When a hurricane hit Detroit on Mike Stormberg's board game piece Monday morning, he knew that would cost him.

”Pay \$50,000 to clean up your city,” 17-year-old Mike read aloud as he pulled the hurricane card from a pile. ”Dang!”

Mike finished his turn and then waited for the next card, almost as bad: ”Poison in the water supply.”

Mike was one of three Summit High School students Monday who played Dependency, a board game about the environment created by junior Ryan O'Hollaren. The 16-year-old recently won \$1,000 for his game in the high school category of the 2006 Inventerprise science contest sponsored by Bend Research Inc.

Based on real smog and carbon dioxide levels in major cities, the game educates people about how to reduce dependence on nonrenewable resources. Up to six players start with a certain level of money and pollution, depending on whether they represent Portland, Los Angeles, Detroit, Chicago, New York or Miami. The player who eliminates his or her dependency first wins the game.

”If you get Portland, you don't have a lot to clean up,” Ryan said. ”But if you get Chicago, you've got a lot to do.”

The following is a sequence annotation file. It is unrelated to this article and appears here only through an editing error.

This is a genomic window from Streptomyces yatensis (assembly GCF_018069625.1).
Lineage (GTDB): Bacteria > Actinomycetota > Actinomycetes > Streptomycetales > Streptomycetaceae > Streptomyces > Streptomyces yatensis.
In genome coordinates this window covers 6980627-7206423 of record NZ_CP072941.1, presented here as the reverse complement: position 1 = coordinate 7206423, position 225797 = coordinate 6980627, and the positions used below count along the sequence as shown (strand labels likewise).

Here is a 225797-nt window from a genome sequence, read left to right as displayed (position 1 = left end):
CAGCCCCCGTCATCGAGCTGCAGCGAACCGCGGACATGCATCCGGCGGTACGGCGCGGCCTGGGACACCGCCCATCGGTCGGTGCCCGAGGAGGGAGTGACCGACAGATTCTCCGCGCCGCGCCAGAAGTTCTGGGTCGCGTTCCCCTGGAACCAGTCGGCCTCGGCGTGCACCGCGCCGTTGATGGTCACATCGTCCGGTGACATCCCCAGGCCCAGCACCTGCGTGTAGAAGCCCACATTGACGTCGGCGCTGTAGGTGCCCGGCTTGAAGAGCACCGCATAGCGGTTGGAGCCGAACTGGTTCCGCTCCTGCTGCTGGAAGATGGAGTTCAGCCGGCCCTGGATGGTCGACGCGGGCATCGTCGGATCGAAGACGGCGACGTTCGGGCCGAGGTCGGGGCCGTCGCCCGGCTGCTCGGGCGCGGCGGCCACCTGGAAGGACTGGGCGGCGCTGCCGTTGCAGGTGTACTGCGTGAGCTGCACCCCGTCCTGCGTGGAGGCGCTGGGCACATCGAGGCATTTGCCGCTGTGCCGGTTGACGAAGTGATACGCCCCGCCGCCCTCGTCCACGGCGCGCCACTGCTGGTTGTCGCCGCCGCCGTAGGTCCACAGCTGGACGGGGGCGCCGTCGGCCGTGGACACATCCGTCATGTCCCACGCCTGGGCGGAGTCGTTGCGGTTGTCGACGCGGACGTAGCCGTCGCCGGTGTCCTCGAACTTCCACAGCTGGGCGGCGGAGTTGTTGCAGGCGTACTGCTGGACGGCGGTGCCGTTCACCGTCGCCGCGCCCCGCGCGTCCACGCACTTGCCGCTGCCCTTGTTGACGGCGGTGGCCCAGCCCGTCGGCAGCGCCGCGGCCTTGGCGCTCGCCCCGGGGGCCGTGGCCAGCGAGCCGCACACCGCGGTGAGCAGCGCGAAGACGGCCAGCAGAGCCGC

Players take turns picking cards from a pile that either gives or takes away money to clean up their cities.

Some are simple: ”Educate your students on the realities of pollution and the effect it has on your community (cost: \$500,000).” The player simply deducts that money from his or her pot of cash.

Other cards are more complex: ”Local students are upset with the lack of renewable resources being used. They are rioting downtown, and action must be taken.”

The cost - \$50,000 to send in riot control.

Ryan said he spent more than a month researching pollution levels and developing a mathematical equation that would rank the cities.

The amount of time and work he put into the project helped him earn \$1,000 with Inventerprise, the 15th annual creative science contest for students in Central Oregon.

Each year, the contest poses a question to spark the imaginations of would-be scientists, challenging them to pursue inventive solutions to pressing problems, according to Inventerprise's Web site.

The contest is open to all Central Oregon students, from kindergarten through 12th grade.

Bend Research research chemist Ed LaChapelle praised Ryan for the amount of time he put into the board game.

”It showed he had a grasp of current events,” LaChapelle said. ”And the ability to put it together in a really nice package.”

Ryan's main motivation for creating the game lay simply in educating people. At this point, Ryan said he has no set plans for going into this field of study after high school but became interested after learning about the issue.

”It's to raise awareness about how dirty our cities are,” Ryan said. ”And it's fun to play.”

Mike agreed, although none of the players Monday stood a chance at beating Ryan.

”I always win,” he said. ”It's not really fair to play with me because I know all the moves.”

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